January 22, 2012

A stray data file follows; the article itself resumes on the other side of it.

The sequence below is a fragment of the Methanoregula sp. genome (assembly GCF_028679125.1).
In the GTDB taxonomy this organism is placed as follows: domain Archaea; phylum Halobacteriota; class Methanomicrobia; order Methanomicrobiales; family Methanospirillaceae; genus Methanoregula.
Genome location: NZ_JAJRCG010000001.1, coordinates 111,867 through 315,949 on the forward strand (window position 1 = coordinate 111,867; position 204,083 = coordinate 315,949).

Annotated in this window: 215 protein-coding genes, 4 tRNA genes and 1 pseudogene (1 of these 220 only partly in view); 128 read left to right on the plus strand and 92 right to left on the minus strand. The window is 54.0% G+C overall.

Richard Thompson Ford, Rights Gone Wrong: How Law Corrupts the Struggle for Equality (New York: Farrar, Straus & Giroux, 2011) ("Civil rights activism today suffers from a debilitating combination of nostalgia, narcissism and false solidarity. Nostalgia leads civil rights activists to analyze and attack contemporary racial problems--of which there are many--with the tactics of the past. But today's most severe racial problems are different from those of the past, even if they are continuous with historical injustices. . . . Without a discrete and conspicuous target, much of today's civil rights protest comes off as both shrill and aimless, in stark contrast to the heroic struggles of the mid-twentieth century, where civil rights activism was resolute and focused." "Narcissism poisons civil rights activism by elevating drama and spectacle over practical results. Many of the solutions to today's social injustices will require wonkish policy intervention, frustrating compromises, and tedious negotiations with government, businesses, and other orgnanizations. Instead of the high drama of the Freedom Summers . . . , we face a long, slow winter of institutional reform. The real legatees of the civil rights movement will learn to wield power rather than fight it; cooperate with businesses more often than boycott or sue them; run for office rather than march on the capital. Sustained institutional change offers few resounding victories and fewer opportunities for conspicuous heroism. One must be satisfied with the steady accumulation of modest improvements." "False solidarity obscures the real stakes of social conflicts and allows opportunists with weak moral claims to ride the coattails of the truly deserving. Racists may not make fine distinctions within racial groups, but many of the most debilitating racial disadvantages do. The acculturated and the privileged can avoid much of the toxic legacy of past discrimination. The racial disadvantaged faced by the privileged is different in kind--not just in degree--from that faced by the poor, who must struggle against social isolation, dysfunctional public institutions, counterproductive socialization, high crime, and the resulting psychological despair. . . . The false solidarity that fixates on an imagined common enemy even as actual menaces become more and more diverse has preempted genuine solidarity based o a shared history and humane compassion. True solidarity requires empathy, not identification, Not coincidentally we need a similar empathy among citizens, regardless of race, in order to address our most persistent social injustices." Id. at 206-207. This book is nontechnical and addressed to a educated (but not necessarily in law) readers. I am not sure the arguments are tight, but the dots are more or less loosely connected. Note: On black solidarity, see my post date 10/29/2011. Also see Jeffrey Rosen, "Defining 'Equal'," NYT Book Review, Sunday, 11/13/11.).